Automotive software systems need to be highly efficient, respect real-time requirements, and comply to high safety and resource constraints. Recently, new application scenarios, such as autonomous driving and all its implications, demand more and more computing power and were one of many reasons for the introduction of multi-/many-core microcontrollers in the automotive domain. Multi-core ECUs are more powerful, significantly cheaper as multiple ECUs, and even help to reduce weight and energy consumption. Additionally, it introduces real parallel processing to automotive systems - allowing for even more computation power. To harness all the advantages of multi-/many-core systems, engineers have to face additional challenges, like increased design space complexity in a highly collaborative and distributed development environment (i.e. AUTOSAR), as well as the application of non-parallel legacy software to a parallel real-time platform.
Mobile is everywhere! No other domain provides systems, which are such an integral part of our life. Mobile is also a complex event-driven embedded software on highly integrated multi-/ and many-core execution units with opposing requirements, like rigid energy efficiency and high performance needs. To manage those requirements, resulting in i.e. highly dynamic load scenarios with strong mode-dependency in applications, engineers can use the flexibility of global (energy frequency scaling) scheduling to balance between high computation power and energy efficiency.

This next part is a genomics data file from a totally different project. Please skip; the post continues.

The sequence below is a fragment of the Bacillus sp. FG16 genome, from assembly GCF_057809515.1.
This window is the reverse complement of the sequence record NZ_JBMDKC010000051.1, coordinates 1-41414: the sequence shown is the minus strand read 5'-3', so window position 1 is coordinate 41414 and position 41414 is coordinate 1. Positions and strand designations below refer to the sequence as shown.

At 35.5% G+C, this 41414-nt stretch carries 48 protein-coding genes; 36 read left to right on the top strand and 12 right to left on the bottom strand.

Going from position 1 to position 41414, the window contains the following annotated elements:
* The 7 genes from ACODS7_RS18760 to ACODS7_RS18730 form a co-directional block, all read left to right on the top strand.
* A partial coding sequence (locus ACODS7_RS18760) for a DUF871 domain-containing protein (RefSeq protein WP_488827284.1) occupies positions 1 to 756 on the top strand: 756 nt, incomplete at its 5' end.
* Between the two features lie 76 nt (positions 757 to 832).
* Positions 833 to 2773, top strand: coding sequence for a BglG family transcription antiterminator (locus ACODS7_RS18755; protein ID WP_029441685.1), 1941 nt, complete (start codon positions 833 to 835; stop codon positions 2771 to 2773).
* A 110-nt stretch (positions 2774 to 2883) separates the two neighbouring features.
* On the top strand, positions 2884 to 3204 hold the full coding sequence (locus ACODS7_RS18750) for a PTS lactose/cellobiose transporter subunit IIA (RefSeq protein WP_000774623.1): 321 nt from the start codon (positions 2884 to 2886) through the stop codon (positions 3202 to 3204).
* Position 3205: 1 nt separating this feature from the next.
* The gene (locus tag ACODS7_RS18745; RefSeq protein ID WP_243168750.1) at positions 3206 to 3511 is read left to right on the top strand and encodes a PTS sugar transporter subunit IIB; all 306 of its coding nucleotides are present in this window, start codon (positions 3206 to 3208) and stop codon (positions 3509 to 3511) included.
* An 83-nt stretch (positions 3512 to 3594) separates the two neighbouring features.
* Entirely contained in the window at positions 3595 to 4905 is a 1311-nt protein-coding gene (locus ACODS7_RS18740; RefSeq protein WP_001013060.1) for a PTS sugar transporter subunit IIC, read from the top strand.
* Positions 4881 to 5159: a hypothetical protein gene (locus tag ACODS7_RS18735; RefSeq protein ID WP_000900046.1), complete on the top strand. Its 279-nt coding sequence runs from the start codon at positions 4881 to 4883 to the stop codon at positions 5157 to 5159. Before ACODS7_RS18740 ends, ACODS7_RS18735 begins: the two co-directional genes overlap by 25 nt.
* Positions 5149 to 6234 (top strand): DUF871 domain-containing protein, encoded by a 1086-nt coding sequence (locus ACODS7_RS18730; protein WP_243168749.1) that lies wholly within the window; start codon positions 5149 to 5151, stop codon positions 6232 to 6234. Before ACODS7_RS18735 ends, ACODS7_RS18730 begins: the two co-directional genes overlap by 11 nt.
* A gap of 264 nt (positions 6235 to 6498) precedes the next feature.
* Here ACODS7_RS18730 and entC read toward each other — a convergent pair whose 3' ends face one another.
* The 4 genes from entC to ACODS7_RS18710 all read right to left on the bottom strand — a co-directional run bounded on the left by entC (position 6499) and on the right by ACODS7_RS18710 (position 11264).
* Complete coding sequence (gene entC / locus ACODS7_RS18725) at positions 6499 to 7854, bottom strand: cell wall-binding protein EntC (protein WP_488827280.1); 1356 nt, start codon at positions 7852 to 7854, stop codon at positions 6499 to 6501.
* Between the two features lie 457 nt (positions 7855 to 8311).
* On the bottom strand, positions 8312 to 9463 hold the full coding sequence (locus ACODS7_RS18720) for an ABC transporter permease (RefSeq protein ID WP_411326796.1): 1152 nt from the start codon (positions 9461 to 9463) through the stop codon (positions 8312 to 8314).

Avionic software systems are driven by the highest quality and safety standards. In contrast to the automotive and mobile domain, which include big parts of event-driven applications, avionic systems often follow a time and a space partitioning scheme. With the introduction of multi-/ and many-core systems, the avionic industry is facing the challenge to guarantee the same rigid standards used with multi-processor systems and legacy software. Designing and analyzing the static and dynamic behavior of the (distributed) system and providing comprehensive reports demands a lot of additional effort from engineers in this domain.
Industrial & Medical Automation
The automation domain, regardless of its application, combines most of the requirements of the automotive, mobile, and avionic domain. The utmost safety and quality standards in medical applications with deterministic software systems or maximum throughput in the industrial automation, multi-core technology provides both with additional computation power for extra performance or even allows for additional measures on functional safety of the system. To harness the new possibilities of multi-core engineers in these domains need to meet the challenges on parallel computation and software design.